For those of you who haven’t yet heard, I have recently been diagnosed with Stage IV inflammatory breast cancer. This rare form of breast cancer is known for its rapid spread. True to form, it has metastasized to my spine. This means my time is limited. As a nurse, I knew it from the moment I saw a reddened spot on my breast and recognized it for what it was.
My recent journey through the health care system has been eye-opening. In only a few months, I have witnessed the remarkable capabilities and the stunning shortcomings of our health care system firsthand. I am writing here because in the time I have left, I hope my story and my journey can help illustrate why some of the reforms that my colleagues and I at the John A. Hartford Foundation, as well as many others, have championed are so important.
At the cancer’s earliest appearance, I consulted with a well-regarded oncologist in New York. After the tests were done she regretfully informed me that my disease was not curable. Because my cancer is hormone-receptor-positive, she recommended an evidence-based course of medications aimed at slowing the progression of the disease. Before I committed to this course of care, I wanted to get a second opinion. I secured an appointment with the pre-eminent researcher/clinician in the field of inflammatory breast cancer, at a top medical institution in Philadelphia.
Many of you know that eight months ago I was diagnosed with Stage IV inflammatory breast cancer, which has spread to my spine. My incurable diagnosis means that I live with a chronic disease, just like millions of older adults. Life continues to be fairly routine with work, play, friends, and family. One of my routines occurs on the first Monday of each month, when I visit the Maimonides Cancer Center for an infusion of drugs designed to slow the cancer’s impact on my bones. The center is cheerful. The staff greets me by name and hands me a buzzer that vibrates when I am next, the same buzzer you get at your local Olive Garden. Each month I see many of the same people receiving their treatments. I have already figured out who likes Dr. Phil, the local news channel, or a good book as they dutifully absorb their chemotherapy regimen.
One woman in particular caught my eye, perhaps because she is elderly and frail—just the kind of person that the Hartford Foundation is dedicated to helping. She appears to be in her eighties. Standing less than five feet tall, she walks in slowly and carefully, a pink crocheted cap on her head, accompanied each time by her son. Over the course of her infusion, her color fades. She leaves more frail than she came in. Each visit, she is visibly worse.
Of course I know that chemotherapy almost always causes short-term debilitation. But looking at this older woman, I can’t help but wonder. Did her clinicians talk to her and her son about her prognosis and the relative benefit of the chemotherapy? Did they understand the risks and benefits of aggressive versus palliative treatment? Maybe they do understand, and the chemotherapy will cure the cancer after months of misery, making it all worthwhile. But maybe not.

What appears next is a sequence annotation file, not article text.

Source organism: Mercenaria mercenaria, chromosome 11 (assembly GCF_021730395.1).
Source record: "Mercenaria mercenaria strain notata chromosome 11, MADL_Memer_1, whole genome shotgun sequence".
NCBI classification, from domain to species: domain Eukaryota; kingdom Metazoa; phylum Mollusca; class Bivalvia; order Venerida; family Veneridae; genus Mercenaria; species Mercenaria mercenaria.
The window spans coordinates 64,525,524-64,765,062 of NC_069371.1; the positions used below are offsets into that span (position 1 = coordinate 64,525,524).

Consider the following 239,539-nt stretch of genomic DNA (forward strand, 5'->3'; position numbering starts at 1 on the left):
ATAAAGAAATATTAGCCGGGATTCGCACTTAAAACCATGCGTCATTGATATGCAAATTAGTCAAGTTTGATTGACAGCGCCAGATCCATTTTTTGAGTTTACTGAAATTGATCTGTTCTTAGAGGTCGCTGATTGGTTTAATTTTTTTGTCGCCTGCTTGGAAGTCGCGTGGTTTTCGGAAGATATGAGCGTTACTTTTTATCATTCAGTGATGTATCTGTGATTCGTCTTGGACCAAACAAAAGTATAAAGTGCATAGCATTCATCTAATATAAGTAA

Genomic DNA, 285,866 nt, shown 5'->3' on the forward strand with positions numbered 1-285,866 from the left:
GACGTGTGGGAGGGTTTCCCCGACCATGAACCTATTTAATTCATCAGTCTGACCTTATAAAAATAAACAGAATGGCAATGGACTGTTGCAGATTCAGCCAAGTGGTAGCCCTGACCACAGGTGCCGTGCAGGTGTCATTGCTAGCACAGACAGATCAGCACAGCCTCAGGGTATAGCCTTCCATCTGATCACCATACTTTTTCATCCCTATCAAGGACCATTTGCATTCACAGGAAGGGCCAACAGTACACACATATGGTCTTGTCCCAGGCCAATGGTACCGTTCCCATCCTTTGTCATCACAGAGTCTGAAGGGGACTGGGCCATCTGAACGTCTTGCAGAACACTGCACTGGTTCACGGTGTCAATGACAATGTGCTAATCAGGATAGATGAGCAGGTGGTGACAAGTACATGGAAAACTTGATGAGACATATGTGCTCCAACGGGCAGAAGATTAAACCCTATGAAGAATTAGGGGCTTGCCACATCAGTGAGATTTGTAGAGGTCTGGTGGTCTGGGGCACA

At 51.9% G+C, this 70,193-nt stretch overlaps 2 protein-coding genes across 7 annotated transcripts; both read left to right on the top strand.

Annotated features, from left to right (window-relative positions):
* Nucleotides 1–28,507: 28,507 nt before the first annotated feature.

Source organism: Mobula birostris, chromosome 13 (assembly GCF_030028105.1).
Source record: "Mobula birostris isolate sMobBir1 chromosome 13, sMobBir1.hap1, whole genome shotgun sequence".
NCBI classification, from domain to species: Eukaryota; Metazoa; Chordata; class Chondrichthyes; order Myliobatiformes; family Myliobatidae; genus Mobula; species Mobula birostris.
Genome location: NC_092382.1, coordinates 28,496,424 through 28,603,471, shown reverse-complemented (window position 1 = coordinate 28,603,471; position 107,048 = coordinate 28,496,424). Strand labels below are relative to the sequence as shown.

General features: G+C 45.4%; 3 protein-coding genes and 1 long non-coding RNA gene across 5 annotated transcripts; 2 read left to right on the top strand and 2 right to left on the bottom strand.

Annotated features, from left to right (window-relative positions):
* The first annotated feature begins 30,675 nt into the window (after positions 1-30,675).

Shortly after I was diagnosed with inflammatory breast cancer a scan showed a hot spot on my lower spine. Was it the spread of cancer? My oncologist scheduled a bone biopsy at my hospital, Maimonides Medical Center, in order for us to find out.
A few days before the procedure, I went in for preadmissions testing. As part of my formal intake, in addition to collecting my insurance information and poking and prodding me a few times, the nurse asked me if I would like to fill out an advance directive. This was not because she was a miraculous oracle who knew the outcome of my biopsy, which would leave me with a Stage IV diagnosis. No, her question was merely standard procedure. I said yes, and shortly, a specially trained social worker arrived to walk me through the process.
A cheerful young woman reminiscent of camp counselor sat down next to me with papers neatly attached to her clipboard. The first step, she explained, is appointing a health care proxy, someone you trust to make health decisions for you should you become incapacitated. Being a nurse, I knew this, but it was comforting having someone there with me while I filled out the form. I chose my mother. Since my diagnosis, she and I had had numerous conversations about what I wanted should my disease progress and take away my quality of life. I trusted that she would respect my wishes, even if that meant making painful decisions as my disease progresses.
There is another form of advance directive that I haven’t completed yet—but will—with the assistance of that same social worker. It is nationally known as the POLST or Physician Orders for Life Sustaining Treatment. Developed in Oregon and disseminated by the California Healthcare Foundation, POLST turns the treatment wishes of seriously ill individuals into physician-signed medical orders that the health care team must follow.